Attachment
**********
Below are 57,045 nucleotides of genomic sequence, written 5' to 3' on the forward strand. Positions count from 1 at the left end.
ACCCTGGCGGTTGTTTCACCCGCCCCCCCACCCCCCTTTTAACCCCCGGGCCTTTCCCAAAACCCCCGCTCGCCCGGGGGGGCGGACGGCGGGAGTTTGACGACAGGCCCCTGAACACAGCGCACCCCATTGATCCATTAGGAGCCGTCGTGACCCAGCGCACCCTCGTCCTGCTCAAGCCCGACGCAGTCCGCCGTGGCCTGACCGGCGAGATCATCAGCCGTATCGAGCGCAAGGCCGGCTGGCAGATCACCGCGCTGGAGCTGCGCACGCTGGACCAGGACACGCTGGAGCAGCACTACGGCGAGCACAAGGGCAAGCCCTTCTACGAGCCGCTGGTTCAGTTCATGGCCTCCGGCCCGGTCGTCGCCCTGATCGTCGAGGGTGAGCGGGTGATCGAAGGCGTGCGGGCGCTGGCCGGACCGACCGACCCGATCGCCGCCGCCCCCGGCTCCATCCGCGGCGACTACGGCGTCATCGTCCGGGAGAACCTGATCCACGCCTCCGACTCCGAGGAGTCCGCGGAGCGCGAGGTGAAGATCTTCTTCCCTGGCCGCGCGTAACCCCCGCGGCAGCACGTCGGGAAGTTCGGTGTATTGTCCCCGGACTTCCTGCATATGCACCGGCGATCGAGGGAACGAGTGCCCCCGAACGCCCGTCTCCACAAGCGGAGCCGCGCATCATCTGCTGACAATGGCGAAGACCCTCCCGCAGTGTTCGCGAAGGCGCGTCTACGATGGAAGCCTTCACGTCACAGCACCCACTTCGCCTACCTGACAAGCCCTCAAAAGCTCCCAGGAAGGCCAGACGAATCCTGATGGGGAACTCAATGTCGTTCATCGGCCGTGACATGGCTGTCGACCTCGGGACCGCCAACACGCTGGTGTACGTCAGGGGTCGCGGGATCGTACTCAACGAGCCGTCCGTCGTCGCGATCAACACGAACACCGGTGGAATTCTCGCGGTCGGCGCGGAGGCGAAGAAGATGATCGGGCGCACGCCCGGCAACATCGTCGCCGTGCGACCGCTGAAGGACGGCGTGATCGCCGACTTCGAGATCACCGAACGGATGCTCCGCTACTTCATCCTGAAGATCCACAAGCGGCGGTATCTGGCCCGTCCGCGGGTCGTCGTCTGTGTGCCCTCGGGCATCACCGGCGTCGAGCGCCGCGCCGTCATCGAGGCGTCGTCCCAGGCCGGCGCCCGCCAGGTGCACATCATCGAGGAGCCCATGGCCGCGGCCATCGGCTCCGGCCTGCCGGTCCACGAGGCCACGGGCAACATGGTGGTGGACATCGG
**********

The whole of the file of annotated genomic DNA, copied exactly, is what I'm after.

Below are 57,045 nucleotides of genomic sequence, written 5' to 3' on the forward strand. Positions count from 1 at the left end.
ACCCTGGCGGTTGTTTCACCCGCCCCCCCACCCCCCTTTTAACCCCCGGGCCTTTCCCAAAACCCCCGCTCGCCCGGGGGGGCGGACGGCGGGAGTTTGACGACAGGCCCCTGAACACAGCGCACCCCATTGATCCATTAGGAGCCGTCGTGACCCAGCGCACCCTCGTCCTGCTCAAGCCCGACGCAGTCCGCCGTGGCCTGACCGGCGAGATCATCAGCCGTATCGAGCGCAAGGCCGGCTGGCAGATCACCGCGCTGGAGCTGCGCACGCTGGACCAGGACACGCTGGAGCAGCACTACGGCGAGCACAAGGGCAAGCCCTTCTACGAGCCGCTGGTTCAGTTCATGGCCTCCGGCCCGGTCGTCGCCCTGATCGTCGAGGGTGAGCGGGTGATCGAAGGCGTGCGGGCGCTGGCCGGACCGACCGACCCGATCGCCGCCGCCCCCGGCTCCATCCGCGGCGACTACGGCGTCATCGTCCGGGAGAACCTGATCCACGCCTCCGACTCCGAGGAGTCCGCGGAGCGCGAGGTGAAGATCTTCTTCCCTGGCCGCGCGTAACCCCCGCGGCAGCACGTCGGGAAGTTCGGTGTATTGTCCCCGGACTTCCTGCATATGCACCGGCGATCGAGGGAACGAGTGCCCCCGAACGCCCGTCTCCACAAGCGGAGCCGCGCATCATCTGCTGACAATGGCGAAGACCCTCCCGCAGTGTTCGCGAAGGCGCGTCTACGATGGAAGCCTTCACGTCACAGCACCCACTTCGCCTACCTGACAAGCCCTCAAAAGCTCCCAGGAAGGCCAGACGAATCCTGATGGGGAACTCAATGTCGTTCATCGGCCGTGACATGGCTGTCGACCTCGGGACCGCCAACACGCTGGTGTACGTCAGGGGTCGCGGGATCGTACTCAACGAGCCGTCCGTCGTCGCGATCAACACGAACACCGGTGGAATTCTCGCGGTCGGCGCGGAGGCGAAGAAGATGATCGGGCGCACGCCCGGCAACATCGTCGCCGTGCGACCGCTGAAGGACGGCGTGATCGCCGACTTCGAGATCACCGAACGGATGCTCCGCTACTTCATCCTGAAGATCCACAAGCGGCGGTATCTGGCCCGTCCGCGGGTCGTCGTCTGTGTGCCCTCGGGCATCACCGGCGTCGAGCGCCGCGCCGTCATCGAGGCGTCGTCCCAGGCCGGCGCCCGCCAGGTGCACATCATCGAGGAGCCCATGGCCGCGGCCATCGGCTCCGGCCTGCCGGTCCACGAGGCCACGGGCAACATGGTGGTGGACATCGG